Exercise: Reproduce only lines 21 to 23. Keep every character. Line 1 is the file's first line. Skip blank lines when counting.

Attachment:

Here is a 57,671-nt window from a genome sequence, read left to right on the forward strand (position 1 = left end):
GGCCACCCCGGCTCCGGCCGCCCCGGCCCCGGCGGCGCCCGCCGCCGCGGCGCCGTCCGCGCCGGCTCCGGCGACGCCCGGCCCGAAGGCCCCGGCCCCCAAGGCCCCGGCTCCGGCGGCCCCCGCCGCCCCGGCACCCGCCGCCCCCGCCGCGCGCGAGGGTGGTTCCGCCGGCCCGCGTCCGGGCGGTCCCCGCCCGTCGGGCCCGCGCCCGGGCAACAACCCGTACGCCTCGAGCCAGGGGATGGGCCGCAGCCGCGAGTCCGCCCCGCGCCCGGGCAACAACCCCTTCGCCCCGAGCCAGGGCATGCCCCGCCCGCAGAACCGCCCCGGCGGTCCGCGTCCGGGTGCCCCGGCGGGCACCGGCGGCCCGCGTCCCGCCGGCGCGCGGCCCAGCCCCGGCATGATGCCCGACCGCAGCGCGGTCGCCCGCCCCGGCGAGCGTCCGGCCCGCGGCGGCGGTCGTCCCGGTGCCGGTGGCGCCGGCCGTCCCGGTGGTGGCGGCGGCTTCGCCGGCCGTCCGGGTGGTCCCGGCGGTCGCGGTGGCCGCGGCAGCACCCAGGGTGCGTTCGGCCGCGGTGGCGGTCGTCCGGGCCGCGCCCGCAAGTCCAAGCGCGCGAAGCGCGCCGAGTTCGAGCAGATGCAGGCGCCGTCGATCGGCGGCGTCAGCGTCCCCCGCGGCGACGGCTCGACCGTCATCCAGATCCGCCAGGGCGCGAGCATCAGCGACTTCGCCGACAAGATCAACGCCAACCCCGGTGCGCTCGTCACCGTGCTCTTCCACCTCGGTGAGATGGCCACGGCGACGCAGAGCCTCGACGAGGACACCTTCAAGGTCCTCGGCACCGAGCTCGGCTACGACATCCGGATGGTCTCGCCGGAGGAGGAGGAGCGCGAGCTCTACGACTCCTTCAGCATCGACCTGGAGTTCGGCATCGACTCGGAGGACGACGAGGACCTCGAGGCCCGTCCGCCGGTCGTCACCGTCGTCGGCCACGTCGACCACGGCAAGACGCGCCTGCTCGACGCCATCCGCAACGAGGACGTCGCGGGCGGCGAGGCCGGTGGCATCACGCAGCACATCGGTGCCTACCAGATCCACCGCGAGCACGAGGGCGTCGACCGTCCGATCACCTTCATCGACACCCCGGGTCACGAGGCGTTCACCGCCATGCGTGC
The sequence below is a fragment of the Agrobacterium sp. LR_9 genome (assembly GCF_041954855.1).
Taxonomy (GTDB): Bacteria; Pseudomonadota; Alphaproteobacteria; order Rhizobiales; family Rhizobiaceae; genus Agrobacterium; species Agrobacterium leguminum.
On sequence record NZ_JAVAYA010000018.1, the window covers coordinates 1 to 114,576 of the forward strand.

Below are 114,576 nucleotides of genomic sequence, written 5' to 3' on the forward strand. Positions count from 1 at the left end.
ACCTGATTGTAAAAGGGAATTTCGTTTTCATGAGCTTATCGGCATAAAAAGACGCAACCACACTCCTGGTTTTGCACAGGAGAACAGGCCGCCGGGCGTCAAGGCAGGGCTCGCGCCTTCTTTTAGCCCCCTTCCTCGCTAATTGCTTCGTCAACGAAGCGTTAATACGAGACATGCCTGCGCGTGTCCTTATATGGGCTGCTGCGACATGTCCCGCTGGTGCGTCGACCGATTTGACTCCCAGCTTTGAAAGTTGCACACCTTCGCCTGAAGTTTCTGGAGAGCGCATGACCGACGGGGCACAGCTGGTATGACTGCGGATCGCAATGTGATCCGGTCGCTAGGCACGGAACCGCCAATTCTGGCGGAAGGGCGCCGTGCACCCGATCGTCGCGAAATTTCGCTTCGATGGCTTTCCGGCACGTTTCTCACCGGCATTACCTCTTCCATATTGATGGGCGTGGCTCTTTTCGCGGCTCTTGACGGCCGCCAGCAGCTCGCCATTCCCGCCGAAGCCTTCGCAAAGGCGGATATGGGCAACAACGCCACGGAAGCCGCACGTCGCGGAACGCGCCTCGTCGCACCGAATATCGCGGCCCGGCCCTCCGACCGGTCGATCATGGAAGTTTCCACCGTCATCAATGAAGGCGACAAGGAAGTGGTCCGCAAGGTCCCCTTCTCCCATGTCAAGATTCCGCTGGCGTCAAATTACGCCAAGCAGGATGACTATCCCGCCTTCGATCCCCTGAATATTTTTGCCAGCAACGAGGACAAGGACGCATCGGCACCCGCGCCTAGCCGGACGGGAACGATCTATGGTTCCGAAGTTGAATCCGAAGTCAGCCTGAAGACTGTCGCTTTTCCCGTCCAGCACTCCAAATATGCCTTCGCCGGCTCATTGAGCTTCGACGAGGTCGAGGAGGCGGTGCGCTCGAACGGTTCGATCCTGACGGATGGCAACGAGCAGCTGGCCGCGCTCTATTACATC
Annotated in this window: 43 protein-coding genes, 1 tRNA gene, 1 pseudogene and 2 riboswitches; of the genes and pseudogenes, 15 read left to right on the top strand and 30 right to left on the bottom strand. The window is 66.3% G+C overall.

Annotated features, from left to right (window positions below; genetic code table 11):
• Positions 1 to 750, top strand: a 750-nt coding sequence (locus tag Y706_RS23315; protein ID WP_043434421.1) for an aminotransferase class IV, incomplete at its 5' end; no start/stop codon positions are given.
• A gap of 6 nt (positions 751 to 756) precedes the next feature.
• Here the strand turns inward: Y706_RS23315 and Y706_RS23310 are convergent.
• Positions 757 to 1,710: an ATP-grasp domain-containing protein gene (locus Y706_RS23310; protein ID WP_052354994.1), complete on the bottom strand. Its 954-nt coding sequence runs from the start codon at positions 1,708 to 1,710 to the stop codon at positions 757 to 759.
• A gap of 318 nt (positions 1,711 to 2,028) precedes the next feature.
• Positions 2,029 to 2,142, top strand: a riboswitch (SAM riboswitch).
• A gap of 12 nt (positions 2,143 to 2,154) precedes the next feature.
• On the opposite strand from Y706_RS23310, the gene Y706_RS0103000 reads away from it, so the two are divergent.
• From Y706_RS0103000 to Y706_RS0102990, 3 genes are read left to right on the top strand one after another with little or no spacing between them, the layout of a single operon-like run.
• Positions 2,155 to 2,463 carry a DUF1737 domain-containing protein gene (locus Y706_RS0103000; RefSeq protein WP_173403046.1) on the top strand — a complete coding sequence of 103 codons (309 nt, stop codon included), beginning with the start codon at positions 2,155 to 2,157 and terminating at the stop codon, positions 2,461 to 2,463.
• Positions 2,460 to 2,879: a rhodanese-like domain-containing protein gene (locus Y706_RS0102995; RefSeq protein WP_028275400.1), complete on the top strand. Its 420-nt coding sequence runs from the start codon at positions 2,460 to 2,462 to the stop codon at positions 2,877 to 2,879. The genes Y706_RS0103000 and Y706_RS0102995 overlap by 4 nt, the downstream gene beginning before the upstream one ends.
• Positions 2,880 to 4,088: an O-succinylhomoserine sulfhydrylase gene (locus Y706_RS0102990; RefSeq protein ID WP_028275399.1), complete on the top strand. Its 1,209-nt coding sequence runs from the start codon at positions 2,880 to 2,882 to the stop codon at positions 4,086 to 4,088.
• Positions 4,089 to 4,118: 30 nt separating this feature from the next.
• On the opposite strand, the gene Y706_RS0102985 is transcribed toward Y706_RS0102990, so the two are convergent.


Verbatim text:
• Positions 2,880 to 4,088: an O-succinylhomoserine sulfhydrylase gene (locus Y706_RS0102990; RefSeq protein ID WP_028275399.1), complete on the top strand. Its 1,209-nt coding sequence runs from the start codon at positions 2,880 to 2,882 to the stop codon at positions 4,086 to 4,088.
• Positions 4,089 to 4,118: 30 nt separating this feature from the next.
• On the opposite strand, the gene Y706_RS0102985 is transcribed toward Y706_RS0102990, so the two are convergent.